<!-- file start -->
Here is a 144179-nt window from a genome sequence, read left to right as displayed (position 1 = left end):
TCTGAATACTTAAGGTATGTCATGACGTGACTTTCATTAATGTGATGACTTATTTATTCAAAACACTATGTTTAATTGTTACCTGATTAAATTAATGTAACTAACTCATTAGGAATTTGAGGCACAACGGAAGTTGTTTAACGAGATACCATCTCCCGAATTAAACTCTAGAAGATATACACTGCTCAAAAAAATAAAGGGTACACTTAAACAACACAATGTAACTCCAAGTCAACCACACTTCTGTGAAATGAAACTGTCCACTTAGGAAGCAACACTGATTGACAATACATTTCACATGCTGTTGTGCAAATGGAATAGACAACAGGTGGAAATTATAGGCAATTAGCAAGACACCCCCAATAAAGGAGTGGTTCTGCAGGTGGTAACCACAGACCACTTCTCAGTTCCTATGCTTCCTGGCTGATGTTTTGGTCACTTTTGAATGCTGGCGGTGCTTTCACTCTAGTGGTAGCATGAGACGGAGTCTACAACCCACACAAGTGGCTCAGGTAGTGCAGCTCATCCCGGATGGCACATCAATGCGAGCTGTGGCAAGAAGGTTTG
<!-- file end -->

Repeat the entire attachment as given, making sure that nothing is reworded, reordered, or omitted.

Here is a 144179-nt window from a genome sequence, read left to right as displayed (position 1 = left end):
TCTGAATACTTAAGGTATGTCATGACGTGACTTTCATTAATGTGATGACTTATTTATTCAAAACACTATGTTTAATTGTTACCTGATTAAATTAATGTAACTAACTCATTAGGAATTTGAGGCACAACGGAAGTTGTTTAACGAGATACCATCTCCCGAATTAAACTCTAGAAGATATACACTGCTCAAAAAAATAAAGGGTACACTTAAACAACACAATGTAACTCCAAGTCAACCACACTTCTGTGAAATGAAACTGTCCACTTAGGAAGCAACACTGATTGACAATACATTTCACATGCTGTTGTGCAAATGGAATAGACAACAGGTGGAAATTATAGGCAATTAGCAAGACACCCCCAATAAAGGAGTGGTTCTGCAGGTGGTAACCACAGACCACTTCTCAGTTCCTATGCTTCCTGGCTGATGTTTTGGTCACTTTTGAATGCTGGCGGTGCTTTCACTCTAGTGGTAGCATGAGACGGAGTCTACAACCCACACAAGTGGCTCAGGTAGTGCAGCTCATCCCGGATGGCACATCAATGCGAGCTGTGGCAAGAAGGTTTG